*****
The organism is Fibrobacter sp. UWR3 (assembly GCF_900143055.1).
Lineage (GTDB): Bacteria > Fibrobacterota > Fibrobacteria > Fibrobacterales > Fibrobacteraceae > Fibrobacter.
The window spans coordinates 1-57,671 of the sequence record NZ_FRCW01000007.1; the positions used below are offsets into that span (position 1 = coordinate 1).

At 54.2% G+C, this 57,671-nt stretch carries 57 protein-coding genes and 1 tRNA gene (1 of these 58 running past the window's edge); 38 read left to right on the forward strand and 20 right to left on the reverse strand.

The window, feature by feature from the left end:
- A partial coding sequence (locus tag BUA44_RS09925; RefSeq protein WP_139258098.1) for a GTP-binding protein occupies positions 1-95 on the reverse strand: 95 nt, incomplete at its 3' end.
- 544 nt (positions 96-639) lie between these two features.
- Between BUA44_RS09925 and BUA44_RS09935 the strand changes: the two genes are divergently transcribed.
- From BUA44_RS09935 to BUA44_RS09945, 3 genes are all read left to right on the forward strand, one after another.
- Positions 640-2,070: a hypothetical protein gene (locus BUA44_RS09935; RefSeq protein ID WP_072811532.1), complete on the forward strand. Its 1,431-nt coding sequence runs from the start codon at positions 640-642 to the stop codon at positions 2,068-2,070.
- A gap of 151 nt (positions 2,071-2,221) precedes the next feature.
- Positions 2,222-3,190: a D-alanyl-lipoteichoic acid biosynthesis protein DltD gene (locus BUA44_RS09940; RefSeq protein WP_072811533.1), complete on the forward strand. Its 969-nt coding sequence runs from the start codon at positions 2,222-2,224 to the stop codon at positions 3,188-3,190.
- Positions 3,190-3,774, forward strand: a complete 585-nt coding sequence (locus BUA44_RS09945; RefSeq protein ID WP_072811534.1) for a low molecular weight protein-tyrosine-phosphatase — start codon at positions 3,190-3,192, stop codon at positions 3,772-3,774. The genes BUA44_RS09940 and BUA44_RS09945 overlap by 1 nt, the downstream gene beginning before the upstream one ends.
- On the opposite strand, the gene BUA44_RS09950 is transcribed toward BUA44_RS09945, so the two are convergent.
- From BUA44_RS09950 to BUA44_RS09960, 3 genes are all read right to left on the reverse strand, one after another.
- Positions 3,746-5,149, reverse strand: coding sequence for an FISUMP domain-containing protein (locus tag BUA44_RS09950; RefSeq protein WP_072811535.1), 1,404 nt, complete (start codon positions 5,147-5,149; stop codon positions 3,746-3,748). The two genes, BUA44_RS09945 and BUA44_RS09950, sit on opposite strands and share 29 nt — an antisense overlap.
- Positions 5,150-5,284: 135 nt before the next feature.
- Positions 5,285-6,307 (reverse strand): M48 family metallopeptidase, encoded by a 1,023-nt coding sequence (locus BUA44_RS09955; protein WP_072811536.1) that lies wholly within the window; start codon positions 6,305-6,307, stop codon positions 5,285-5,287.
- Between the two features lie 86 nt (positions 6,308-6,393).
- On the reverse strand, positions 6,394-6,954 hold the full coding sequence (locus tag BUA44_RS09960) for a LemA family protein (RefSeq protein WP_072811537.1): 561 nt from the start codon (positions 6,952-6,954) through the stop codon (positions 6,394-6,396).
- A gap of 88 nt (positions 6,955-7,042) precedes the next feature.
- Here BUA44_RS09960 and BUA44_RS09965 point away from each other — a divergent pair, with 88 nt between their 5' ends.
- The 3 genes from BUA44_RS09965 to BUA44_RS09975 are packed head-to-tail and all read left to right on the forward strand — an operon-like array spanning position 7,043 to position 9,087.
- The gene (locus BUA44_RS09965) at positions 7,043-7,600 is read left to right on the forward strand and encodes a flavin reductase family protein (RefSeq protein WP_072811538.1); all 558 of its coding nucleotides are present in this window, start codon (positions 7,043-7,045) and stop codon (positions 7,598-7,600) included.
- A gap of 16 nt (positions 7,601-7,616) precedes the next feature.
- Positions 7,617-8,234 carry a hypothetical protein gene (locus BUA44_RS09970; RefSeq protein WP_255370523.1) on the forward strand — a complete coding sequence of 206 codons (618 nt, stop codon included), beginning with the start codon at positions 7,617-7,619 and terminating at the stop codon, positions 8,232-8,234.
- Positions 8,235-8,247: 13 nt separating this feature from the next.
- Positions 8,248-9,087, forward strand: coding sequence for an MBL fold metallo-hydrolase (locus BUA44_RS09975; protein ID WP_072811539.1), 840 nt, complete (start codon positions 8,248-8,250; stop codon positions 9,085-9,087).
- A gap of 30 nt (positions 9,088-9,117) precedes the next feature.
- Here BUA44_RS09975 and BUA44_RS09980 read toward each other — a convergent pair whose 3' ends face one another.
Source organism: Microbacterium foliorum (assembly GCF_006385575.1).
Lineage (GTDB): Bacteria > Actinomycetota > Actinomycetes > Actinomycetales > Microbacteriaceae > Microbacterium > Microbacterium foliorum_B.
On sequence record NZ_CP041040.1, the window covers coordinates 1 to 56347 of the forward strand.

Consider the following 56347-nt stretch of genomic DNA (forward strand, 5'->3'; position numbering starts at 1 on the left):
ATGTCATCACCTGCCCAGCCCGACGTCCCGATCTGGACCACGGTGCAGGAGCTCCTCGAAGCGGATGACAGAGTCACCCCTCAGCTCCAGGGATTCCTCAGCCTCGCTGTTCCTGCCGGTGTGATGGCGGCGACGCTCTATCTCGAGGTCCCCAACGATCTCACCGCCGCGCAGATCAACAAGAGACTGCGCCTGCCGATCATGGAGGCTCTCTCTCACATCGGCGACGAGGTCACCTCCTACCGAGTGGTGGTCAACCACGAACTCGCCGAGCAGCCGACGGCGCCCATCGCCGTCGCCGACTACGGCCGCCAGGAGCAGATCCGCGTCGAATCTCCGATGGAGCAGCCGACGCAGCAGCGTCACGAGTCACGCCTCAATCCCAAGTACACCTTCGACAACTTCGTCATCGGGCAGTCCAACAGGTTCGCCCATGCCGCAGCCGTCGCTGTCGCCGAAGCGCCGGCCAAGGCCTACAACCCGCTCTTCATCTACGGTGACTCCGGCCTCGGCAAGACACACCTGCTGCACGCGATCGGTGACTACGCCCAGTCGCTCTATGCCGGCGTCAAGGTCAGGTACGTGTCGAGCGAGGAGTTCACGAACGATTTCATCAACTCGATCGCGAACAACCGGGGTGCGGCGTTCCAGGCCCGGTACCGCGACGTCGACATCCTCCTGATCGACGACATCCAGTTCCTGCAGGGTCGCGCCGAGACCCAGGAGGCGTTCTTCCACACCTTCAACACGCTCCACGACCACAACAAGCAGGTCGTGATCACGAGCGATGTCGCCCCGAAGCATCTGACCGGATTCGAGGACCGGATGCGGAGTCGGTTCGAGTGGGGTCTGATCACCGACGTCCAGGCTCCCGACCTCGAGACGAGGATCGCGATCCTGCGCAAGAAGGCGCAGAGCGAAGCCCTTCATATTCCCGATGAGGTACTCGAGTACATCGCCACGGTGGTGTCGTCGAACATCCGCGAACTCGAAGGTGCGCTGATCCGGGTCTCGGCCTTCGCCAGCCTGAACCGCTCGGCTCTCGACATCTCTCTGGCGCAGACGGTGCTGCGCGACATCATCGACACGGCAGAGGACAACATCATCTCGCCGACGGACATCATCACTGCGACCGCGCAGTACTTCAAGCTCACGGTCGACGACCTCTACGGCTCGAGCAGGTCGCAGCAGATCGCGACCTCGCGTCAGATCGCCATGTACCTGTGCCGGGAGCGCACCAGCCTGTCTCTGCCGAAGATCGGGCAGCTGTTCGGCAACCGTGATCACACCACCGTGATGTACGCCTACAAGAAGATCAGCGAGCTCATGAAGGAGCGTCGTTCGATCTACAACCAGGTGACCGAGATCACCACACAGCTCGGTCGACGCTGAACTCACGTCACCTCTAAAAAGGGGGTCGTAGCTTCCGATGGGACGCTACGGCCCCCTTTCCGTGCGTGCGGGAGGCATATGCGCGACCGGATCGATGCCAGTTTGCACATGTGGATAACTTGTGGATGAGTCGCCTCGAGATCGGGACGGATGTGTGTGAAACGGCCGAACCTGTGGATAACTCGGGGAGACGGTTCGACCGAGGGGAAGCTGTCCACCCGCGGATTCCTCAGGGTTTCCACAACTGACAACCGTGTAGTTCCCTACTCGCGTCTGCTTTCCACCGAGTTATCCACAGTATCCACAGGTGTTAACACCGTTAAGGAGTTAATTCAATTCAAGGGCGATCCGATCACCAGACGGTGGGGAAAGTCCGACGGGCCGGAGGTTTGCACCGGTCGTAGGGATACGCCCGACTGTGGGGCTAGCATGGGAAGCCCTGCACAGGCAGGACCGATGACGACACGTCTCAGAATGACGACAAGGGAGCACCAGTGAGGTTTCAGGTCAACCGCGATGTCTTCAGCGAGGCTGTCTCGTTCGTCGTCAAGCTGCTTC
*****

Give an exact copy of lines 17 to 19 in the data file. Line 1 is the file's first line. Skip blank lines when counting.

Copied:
- Positions 5,150-5,284: 135 nt before the next feature.
- Positions 5,285-6,307 (reverse strand): M48 family metallopeptidase, encoded by a 1,023-nt coding sequence (locus BUA44_RS09955; protein WP_072811536.1) that lies wholly within the window; start codon positions 6,305-6,307, stop codon positions 5,285-5,287.
- Between the two features lie 86 nt (positions 6,308-6,393).